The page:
but I read somewhere that the quality of life isn't that greatly reduced after donating a kidney these days. If that were not the case, it would provide a much greater argument against kidney sales - since it would diminish the overall health and well-being of the poor in order to benefit the rich

Well, this is simply not true for third world organ sellers. My friend did his master's and PhD research on the illegal organ trade in Bangladesh , and found a number of disturbing things. Many people, sellers, buyers, and the general public, believe that life is essentially the same after the removal of a kidney, but that's simply not true. As you can see from the picture in the link, the surgery makes a very large cut. Moniruzzaman found that people were often brought to India from Bangladesh for the surgery, then sent home the same day on a third class train ticket. Sellers who had jobs found that they had to quit them in order to recover, since they don't have sick time. Recovery could take more than 6 months, during which time they often used up what little of the money they had received (most "buyers" give an advance and then don't pay the rest, so a person might be promised $1500, but only receive $600. Since it's illegal to sell as well as buy, there is no recourse for people who find themselves jobless and bleeding from a 1.5 foot wound with only $600 to support them while they recover).

Now, that's what I remember of his research, but I will go on to say that I suspect there are considerable more health implications for people who lose a kidney whose livelihood is based on hard labour. That is, even if you fixed the horrors described above, for a person who pulls a rickshaw for a living, the long-term implications of a surgery of this type may be much different than for a middle-class desk jockey in America who donates his kidney to his brother. The double-whammy of hard physical labour and poor access to health care in the third world should not be dismissed when considering the long term effects of organ selling.

My friend's suggestion for more organs on the donor list is quite different: currently we have an "opt in" program. He suggests and "opt out" program where consent is implicit unless you have specified otherwise.


(also, to the ethics of researching this stuff, Schepper-Hughes wrote an article about that, which is quoted and linked in this blog entry, via the discussion at Savage Minds.)
posted by carmen at 7:46 AM on July 26, 2009 [1 favorite]


Do you know anyone who has bought a kidney or other organ? I don't think I do, but I wonder.
posted by Nelson at 8:14 AM on July 26, 2009


As in with a computer program?

You gotta admit anthropology has a little more edge.


Not if I write it while snowboarding down Mount Everest and slamming a Mountain Dew. That's only if I get funding, though.
posted by Mr. Bad Example at 9:23 AM on July 26, 2009


I'm sure Mountain Dew will be glad to sponsor extreme dissertation writing events.
posted by fourcheesemac at 9:38 AM on July 26, 2009 [1 favorite]


I have received three kidney transplants; two from Living Related donors, and one from a Deceased donor.

I agree with Carmen's friend: what we need is an "opt-out" system for organ donation. There are many, many people waiting for organs, and most of them will never get one. In the case of heart and liver patients, this is a slow degenerative death sentence. In the case of kidney patients, waiting for an organ means living as a zombie on dialysis.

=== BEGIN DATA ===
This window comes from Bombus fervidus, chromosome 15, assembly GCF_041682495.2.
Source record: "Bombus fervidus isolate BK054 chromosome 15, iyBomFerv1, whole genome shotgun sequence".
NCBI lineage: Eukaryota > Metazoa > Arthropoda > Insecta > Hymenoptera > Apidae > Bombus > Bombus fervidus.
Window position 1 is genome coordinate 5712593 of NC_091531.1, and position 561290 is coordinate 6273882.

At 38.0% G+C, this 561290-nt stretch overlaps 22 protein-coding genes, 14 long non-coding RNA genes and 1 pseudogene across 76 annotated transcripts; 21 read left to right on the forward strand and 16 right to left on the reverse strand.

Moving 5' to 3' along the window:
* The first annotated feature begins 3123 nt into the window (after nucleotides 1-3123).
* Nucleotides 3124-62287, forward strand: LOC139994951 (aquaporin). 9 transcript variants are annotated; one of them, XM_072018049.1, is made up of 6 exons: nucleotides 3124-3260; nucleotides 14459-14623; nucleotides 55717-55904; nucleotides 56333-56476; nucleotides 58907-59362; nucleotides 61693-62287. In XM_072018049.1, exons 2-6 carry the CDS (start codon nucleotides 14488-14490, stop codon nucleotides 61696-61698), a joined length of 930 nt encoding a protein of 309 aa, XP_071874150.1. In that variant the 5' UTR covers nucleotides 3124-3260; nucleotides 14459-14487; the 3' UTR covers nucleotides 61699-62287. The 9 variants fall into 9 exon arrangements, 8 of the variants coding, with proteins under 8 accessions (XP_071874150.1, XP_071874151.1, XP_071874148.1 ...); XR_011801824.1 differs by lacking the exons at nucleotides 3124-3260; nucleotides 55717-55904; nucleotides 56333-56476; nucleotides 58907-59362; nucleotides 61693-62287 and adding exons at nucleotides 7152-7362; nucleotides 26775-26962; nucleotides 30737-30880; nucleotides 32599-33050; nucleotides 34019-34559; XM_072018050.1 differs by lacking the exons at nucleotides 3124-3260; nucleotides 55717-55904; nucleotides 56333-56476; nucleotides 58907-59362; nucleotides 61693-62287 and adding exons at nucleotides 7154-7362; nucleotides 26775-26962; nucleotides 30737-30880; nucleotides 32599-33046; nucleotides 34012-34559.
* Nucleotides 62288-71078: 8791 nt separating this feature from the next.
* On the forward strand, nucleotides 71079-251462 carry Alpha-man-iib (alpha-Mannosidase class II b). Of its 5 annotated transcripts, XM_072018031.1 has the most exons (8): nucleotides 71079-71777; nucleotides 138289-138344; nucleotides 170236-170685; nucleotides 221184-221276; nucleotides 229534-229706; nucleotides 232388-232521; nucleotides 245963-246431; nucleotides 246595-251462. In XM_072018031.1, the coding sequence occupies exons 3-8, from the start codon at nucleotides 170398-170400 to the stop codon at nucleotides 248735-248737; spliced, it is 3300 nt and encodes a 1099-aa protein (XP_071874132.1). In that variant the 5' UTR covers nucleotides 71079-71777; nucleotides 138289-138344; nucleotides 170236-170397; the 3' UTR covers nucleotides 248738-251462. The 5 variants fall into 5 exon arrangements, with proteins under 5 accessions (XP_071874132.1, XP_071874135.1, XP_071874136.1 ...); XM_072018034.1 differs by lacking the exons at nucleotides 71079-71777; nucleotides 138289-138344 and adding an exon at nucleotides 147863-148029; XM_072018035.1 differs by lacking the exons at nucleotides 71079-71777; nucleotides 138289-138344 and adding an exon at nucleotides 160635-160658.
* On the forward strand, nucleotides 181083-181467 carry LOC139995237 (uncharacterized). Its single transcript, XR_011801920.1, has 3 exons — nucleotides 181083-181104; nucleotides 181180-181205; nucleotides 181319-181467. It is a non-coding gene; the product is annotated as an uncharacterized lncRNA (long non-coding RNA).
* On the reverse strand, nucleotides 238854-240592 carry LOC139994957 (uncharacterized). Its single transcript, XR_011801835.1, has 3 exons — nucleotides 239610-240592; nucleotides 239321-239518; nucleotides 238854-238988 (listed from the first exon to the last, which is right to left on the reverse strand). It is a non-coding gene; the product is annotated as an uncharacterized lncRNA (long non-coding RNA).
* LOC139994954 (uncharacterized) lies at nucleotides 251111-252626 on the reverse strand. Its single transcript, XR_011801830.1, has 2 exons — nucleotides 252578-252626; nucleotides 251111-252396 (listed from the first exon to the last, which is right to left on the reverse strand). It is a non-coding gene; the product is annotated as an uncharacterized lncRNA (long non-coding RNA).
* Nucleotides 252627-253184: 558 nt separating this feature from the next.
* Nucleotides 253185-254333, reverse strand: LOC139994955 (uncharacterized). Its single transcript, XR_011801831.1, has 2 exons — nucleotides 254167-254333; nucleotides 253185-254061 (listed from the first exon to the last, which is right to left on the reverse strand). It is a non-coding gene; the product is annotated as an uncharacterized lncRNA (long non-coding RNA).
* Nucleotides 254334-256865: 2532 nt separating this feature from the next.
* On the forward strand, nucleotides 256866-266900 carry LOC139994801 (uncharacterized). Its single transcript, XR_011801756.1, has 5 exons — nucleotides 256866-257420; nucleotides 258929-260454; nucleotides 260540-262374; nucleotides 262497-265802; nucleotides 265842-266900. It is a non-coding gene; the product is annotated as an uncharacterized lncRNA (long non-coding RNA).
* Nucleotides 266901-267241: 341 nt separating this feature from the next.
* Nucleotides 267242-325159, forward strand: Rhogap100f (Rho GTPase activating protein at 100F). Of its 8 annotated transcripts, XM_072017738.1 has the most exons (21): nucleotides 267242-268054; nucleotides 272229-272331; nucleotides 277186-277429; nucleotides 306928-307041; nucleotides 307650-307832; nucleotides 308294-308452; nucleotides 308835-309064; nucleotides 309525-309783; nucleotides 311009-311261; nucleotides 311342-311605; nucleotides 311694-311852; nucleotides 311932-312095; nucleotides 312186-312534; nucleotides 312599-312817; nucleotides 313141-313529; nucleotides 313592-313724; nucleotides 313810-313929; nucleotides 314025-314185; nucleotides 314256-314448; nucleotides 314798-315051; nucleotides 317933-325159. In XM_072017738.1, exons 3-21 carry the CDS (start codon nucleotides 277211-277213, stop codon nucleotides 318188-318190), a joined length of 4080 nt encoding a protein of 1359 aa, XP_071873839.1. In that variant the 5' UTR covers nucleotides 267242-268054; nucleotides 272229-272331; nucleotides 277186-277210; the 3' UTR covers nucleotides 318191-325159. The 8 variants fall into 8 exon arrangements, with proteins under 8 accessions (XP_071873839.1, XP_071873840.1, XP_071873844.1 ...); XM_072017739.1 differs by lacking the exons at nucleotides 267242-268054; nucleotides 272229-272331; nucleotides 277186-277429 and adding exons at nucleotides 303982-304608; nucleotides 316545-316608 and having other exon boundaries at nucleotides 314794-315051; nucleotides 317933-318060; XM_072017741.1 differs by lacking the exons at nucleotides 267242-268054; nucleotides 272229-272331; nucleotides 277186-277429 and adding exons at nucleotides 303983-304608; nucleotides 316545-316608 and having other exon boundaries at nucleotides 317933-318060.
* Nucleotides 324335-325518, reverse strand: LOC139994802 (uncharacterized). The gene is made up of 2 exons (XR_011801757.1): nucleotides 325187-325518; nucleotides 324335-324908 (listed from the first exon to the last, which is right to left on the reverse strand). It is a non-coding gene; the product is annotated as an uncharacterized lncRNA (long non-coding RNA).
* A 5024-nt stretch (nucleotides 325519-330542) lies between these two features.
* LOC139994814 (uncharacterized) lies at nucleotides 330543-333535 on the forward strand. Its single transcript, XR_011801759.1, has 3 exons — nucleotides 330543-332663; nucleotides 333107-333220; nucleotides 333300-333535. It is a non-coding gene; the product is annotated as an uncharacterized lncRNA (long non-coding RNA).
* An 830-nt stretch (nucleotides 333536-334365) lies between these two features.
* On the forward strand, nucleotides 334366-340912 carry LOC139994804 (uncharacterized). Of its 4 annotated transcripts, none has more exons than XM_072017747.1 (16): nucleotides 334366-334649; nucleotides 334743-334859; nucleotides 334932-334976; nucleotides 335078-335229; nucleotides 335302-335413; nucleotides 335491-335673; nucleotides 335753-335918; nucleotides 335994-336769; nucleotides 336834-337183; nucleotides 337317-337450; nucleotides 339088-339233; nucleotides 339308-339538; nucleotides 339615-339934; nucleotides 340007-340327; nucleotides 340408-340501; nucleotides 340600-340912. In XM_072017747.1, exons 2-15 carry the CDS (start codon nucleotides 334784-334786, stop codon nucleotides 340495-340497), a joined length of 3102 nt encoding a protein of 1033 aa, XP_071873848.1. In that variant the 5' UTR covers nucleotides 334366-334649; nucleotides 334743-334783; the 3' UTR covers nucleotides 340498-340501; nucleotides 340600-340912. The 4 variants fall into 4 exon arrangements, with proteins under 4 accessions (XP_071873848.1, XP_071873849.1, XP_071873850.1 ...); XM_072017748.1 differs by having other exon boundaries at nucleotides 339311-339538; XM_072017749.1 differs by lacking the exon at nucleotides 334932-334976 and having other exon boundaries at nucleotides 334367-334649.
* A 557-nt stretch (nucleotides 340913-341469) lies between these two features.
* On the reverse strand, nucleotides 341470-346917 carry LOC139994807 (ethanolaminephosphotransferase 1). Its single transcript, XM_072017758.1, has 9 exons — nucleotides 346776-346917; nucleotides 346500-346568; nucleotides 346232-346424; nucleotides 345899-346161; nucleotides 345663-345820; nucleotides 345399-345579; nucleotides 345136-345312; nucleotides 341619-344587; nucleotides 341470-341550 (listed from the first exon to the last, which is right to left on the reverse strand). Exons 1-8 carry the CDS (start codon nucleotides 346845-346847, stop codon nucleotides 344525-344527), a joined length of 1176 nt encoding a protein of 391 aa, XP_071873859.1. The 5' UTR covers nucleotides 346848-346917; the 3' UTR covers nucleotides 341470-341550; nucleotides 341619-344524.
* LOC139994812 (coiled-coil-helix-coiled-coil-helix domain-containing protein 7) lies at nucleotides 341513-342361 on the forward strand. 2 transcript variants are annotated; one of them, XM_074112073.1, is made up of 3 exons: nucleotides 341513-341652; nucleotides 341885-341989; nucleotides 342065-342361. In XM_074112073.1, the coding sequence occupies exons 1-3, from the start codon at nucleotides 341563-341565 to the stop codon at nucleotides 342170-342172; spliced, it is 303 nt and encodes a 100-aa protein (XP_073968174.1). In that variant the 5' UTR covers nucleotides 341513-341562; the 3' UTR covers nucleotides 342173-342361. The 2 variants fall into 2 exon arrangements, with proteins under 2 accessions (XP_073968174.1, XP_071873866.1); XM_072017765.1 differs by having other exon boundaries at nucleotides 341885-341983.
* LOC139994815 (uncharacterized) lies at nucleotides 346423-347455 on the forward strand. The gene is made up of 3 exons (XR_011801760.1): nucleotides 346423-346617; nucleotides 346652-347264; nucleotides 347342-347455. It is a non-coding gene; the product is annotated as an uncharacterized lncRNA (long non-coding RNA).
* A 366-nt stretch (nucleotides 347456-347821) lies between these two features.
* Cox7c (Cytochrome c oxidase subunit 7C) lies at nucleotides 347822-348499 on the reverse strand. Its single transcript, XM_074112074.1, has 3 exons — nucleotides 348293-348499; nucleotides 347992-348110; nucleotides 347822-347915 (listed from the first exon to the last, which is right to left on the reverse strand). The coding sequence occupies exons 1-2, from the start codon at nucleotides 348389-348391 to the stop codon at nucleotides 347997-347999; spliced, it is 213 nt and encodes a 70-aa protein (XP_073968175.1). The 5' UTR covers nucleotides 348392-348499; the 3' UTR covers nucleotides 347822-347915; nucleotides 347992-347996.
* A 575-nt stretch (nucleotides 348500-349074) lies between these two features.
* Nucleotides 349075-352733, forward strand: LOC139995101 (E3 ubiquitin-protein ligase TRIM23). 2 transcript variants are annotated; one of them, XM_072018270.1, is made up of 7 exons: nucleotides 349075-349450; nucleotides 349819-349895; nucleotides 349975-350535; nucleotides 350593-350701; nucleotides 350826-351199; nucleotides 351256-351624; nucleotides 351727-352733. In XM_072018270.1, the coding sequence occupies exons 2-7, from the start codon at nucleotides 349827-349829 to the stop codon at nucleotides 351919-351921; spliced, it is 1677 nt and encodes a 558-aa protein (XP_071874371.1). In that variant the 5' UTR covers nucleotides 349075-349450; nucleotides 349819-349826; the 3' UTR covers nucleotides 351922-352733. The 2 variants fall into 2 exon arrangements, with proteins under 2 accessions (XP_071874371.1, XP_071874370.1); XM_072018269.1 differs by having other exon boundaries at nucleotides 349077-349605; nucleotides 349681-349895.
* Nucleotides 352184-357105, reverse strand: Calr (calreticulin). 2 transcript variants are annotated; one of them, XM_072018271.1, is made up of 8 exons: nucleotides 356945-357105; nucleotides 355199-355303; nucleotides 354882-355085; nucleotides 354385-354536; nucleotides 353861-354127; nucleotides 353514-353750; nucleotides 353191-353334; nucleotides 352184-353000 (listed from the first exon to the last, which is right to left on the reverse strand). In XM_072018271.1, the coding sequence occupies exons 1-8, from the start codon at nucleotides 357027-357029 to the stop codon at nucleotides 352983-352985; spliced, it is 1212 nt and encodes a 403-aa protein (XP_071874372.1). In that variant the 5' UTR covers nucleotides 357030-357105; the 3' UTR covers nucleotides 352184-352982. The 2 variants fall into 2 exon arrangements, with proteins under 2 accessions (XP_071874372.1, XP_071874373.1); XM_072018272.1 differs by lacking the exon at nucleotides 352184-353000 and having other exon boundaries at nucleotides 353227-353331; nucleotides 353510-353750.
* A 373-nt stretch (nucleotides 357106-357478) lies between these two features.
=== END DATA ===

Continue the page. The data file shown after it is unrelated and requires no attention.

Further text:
The only type of organ that can be given by a living donor is a kidney (although there has been progress in the case of livers). In any sort of donation system, balance must be found between the needs of the donor and the needs of the recipient. Obviously, we don't want poor people to be taken advantage of, as they have been here. At the same time, we don't want to endanger the lives or the health of people who are already very sick.

Currently, there is an extensive pre-donation evaluation process for potential donors. This testing attempts to determine three things: are the donor and the recipient compatible (e.g. is the recipient likely to reject the foreign kidney)? are the kidneys in good shape so they can help the recipient? is the donor healthy enough that they can handle major surgery and the loss of half their renal system? The evaluation can take up to 6 months in the U.S. (in my experience; YMMV). There are a lot of physical tests done: X-rays, blood tests, 24-hour urine collection, etc., as well as an extensive medical history. If you have a family history of diabetes, for instance, that would probably preclude you from donating a kidney. Other possible exclusion factors include heavy drinking, smoking or other drug use, and the presence of diseases such as HIV or Hepatitis C.

I am concerned that a financial incentive for donation (whether through private sale, insurance payout or government program) would induce potential donors to attempt to game the system. With $5k, $10k or especially $160k on the line, I think some people might lie on their medical history or attempt to fake certain test results. That could result in a number of deaths. The donors could be sued or prosecuted, but the damage will already be done.

I am also concerned that any system for selling organs would necessarily result in two classes of people in wealthy industrialized countries: rich people with all original parts who receive organs from the underclass.

That Bangladesh situation is awful. We do have one advantage in the US: the current standard for transplant nephrectomy is a laparoscopic procedure, which uses a very small incision, and has a correspondingly low morbidity. Donors recover faster and better than they used to with open nephrectomy.

For those of you who list yourselves as organ donors on your driver license: thank you! Make sure you tell your family that you want to be an organ donor, as their decision will trump anything written on a card in your wallet.
posted by sleepinglion at 10:33 AM on July 26, 2009 [3 favorites]


The July 27th issue of the New Yorker has a fascinating essay on kidney donors. Even without legal monetization, it manages to be an incredibly complex and weird subject. There's a lot of weird stigma that goes along with a consensual donation.
posted by redsparkler at 10:43 AM on July 26, 2009


The only type of organ that can be given by a living donor is a kidney (although there has been progress in the case of livers).

If I'm not mistaken, there are several other organs (e.g. partial lung, partial pancreas, partial bowel) that are now being transplanted from living donors. Exciting times, these!
posted by greatgefilte at 12:40 PM on July 26, 2009


Um, she has a PhD, not just a BA.
posted by Maias at 4:08 PM on July 26, 2009